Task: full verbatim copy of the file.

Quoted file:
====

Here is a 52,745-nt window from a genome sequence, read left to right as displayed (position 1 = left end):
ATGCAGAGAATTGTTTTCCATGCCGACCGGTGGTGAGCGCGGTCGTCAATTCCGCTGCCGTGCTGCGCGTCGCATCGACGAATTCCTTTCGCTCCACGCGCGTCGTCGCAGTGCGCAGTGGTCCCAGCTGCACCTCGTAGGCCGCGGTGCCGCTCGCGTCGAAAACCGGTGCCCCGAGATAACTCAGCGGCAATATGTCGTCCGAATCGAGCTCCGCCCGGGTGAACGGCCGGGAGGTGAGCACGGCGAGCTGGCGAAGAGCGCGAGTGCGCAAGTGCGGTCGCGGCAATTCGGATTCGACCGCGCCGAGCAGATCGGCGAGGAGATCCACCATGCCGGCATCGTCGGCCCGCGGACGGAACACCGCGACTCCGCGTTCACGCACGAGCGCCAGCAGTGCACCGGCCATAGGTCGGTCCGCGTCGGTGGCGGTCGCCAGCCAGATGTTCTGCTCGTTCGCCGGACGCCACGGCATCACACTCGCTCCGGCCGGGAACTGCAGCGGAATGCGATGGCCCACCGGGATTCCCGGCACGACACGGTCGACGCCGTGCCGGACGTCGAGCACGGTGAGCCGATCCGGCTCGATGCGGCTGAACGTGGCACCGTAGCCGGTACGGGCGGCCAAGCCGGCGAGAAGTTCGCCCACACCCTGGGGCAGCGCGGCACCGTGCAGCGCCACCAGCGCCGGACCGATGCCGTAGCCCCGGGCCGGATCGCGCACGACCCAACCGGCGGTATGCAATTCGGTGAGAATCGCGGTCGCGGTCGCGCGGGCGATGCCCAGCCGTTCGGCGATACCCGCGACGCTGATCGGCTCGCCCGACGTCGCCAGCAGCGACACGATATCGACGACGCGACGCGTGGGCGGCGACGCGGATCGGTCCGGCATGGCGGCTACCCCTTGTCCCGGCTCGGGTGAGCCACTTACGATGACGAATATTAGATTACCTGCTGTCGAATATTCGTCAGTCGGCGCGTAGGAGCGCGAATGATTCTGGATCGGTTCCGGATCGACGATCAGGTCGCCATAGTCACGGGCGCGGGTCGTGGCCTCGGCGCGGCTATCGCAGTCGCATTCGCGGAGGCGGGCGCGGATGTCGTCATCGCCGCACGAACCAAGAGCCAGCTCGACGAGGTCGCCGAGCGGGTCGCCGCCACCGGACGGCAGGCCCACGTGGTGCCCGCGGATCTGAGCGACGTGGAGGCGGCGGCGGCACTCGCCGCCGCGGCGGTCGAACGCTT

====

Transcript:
Here is a 52,745-nt window from a genome sequence, read left to right as displayed (position 1 = left end):
ATGCAGAGAATTGTTTTCCATGCCGACCGGTGGTGAGCGCGGTCGTCAATTCCGCTGCCGTGCTGCGCGTCGCATCGACGAATTCCTTTCGCTCCACGCGCGTCGTCGCAGTGCGCAGTGGTCCCAGCTGCACCTCGTAGGCCGCGGTGCCGCTCGCGTCGAAAACCGGTGCCCCGAGATAACTCAGCGGCAATATGTCGTCCGAATCGAGCTCCGCCCGGGTGAACGGCCGGGAGGTGAGCACGGCGAGCTGGCGAAGAGCGCGAGTGCGCAAGTGCGGTCGCGGCAATTCGGATTCGACCGCGCCGAGCAGATCGGCGAGGAGATCCACCATGCCGGCATCGTCGGCCCGCGGACGGAACACCGCGACTCCGCGTTCACGCACGAGCGCCAGCAGTGCACCGGCCATAGGTCGGTCCGCGTCGGTGGCGGTCGCCAGCCAGATGTTCTGCTCGTTCGCCGGACGCCACGGCATCACACTCGCTCCGGCCGGGAACTGCAGCGGAATGCGATGGCCCACCGGGATTCCCGGCACGACACGGTCGACGCCGTGCCGGACGTCGAGCACGGTGAGCCGATCCGGCTCGATGCGGCTGAACGTGGCACCGTAGCCGGTACGGGCGGCCAAGCCGGCGAGAAGTTCGCCCACACCCTGGGGCAGCGCGGCACCGTGCAGCGCCACCAGCGCCGGACCGATGCCGTAGCCCCGGGCCGGATCGCGCACGACCCAACCGGCGGTATGCAATTCGGTGAGAATCGCGGTCGCGGTCGCGCGGGCGATGCCCAGCCGTTCGGCGATACCCGCGACGCTGATCGGCTCGCCCGACGTCGCCAGCAGCGACACGATATCGACGACGCGACGCGTGGGCGGCGACGCGGATCGGTCCGGCATGGCGGCTACCCCTTGTCCCGGCTCGGGTGAGCCACTTACGATGACGAATATTAGATTACCTGCTGTCGAATATTCGTCAGTCGGCGCGTAGGAGCGCGAATGATTCTGGATCGGTTCCGGATCGACGATCAGGTCGCCATAGTCACGGGCGCGGGTCGTGGCCTCGGCGCGGCTATCGCAGTCGCATTCGCGGAGGCGGGCGCGGATGTCGTCATCGCCGCACGAACCAAGAGCCAGCTCGACGAGGTCGCCGAGCGGGTCGCCGCCACCGGACGGCAGGCCCACGTGGTGCCCGCGGATCTGAGCGACGTGGAGGCGGCGGCGGCACTCGCCGCCGCGGCGGTCGAACGCTT